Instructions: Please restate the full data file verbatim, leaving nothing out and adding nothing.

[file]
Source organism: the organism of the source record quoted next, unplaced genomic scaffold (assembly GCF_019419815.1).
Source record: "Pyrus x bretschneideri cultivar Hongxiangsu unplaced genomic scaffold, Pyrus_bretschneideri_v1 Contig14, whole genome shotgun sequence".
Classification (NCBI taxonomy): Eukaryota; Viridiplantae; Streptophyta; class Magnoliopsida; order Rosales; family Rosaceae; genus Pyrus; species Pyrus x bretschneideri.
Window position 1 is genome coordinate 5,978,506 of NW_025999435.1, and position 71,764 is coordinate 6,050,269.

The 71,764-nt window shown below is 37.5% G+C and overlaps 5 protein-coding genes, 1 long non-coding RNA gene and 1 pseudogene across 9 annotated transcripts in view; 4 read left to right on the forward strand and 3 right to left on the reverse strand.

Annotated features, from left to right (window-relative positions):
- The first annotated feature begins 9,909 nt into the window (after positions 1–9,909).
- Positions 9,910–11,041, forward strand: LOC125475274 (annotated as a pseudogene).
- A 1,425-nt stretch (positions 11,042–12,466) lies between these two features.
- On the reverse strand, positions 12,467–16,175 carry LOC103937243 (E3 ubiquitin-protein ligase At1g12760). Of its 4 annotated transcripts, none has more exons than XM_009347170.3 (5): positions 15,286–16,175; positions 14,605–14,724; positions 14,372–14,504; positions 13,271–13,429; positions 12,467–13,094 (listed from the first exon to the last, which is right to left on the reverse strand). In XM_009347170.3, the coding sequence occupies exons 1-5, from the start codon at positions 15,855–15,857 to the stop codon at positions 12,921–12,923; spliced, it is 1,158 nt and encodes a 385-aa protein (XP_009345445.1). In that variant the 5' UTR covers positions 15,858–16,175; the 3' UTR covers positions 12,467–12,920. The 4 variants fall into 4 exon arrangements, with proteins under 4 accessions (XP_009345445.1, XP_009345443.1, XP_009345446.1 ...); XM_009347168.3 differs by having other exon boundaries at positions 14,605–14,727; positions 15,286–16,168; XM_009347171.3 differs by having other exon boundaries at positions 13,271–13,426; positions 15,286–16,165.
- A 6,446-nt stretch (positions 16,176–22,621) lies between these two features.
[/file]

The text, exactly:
Source organism: the organism of the source record quoted next, unplaced genomic scaffold (assembly GCF_019419815.1).
Source record: "Pyrus x bretschneideri cultivar Hongxiangsu unplaced genomic scaffold, Pyrus_bretschneideri_v1 Contig14, whole genome shotgun sequence".
Classification (NCBI taxonomy): Eukaryota; Viridiplantae; Streptophyta; class Magnoliopsida; order Rosales; family Rosaceae; genus Pyrus; species Pyrus x bretschneideri.
Window position 1 is genome coordinate 5,978,506 of NW_025999435.1, and position 71,764 is coordinate 6,050,269.

The 71,764-nt window shown below is 37.5% G+C and overlaps 5 protein-coding genes, 1 long non-coding RNA gene and 1 pseudogene across 9 annotated transcripts in view; 4 read left to right on the forward strand and 3 right to left on the reverse strand.

Annotated features, from left to right (window-relative positions):
- The first annotated feature begins 9,909 nt into the window (after positions 1–9,909).
- Positions 9,910–11,041, forward strand: LOC125475274 (annotated as a pseudogene).
- A 1,425-nt stretch (positions 11,042–12,466) lies between these two features.
- On the reverse strand, positions 12,467–16,175 carry LOC103937243 (E3 ubiquitin-protein ligase At1g12760). Of its 4 annotated transcripts, none has more exons than XM_009347170.3 (5): positions 15,286–16,175; positions 14,605–14,724; positions 14,372–14,504; positions 13,271–13,429; positions 12,467–13,094 (listed from the first exon to the last, which is right to left on the reverse strand). In XM_009347170.3, the coding sequence occupies exons 1-5, from the start codon at positions 15,855–15,857 to the stop codon at positions 12,921–12,923; spliced, it is 1,158 nt and encodes a 385-aa protein (XP_009345445.1). In that variant the 5' UTR covers positions 15,858–16,175; the 3' UTR covers positions 12,467–12,920. The 4 variants fall into 4 exon arrangements, with proteins under 4 accessions (XP_009345445.1, XP_009345443.1, XP_009345446.1 ...); XM_009347168.3 differs by having other exon boundaries at positions 14,605–14,727; positions 15,286–16,168; XM_009347171.3 differs by having other exon boundaries at positions 13,271–13,426; positions 15,286–16,165.
- A 6,446-nt stretch (positions 16,176–22,621) lies between these two features.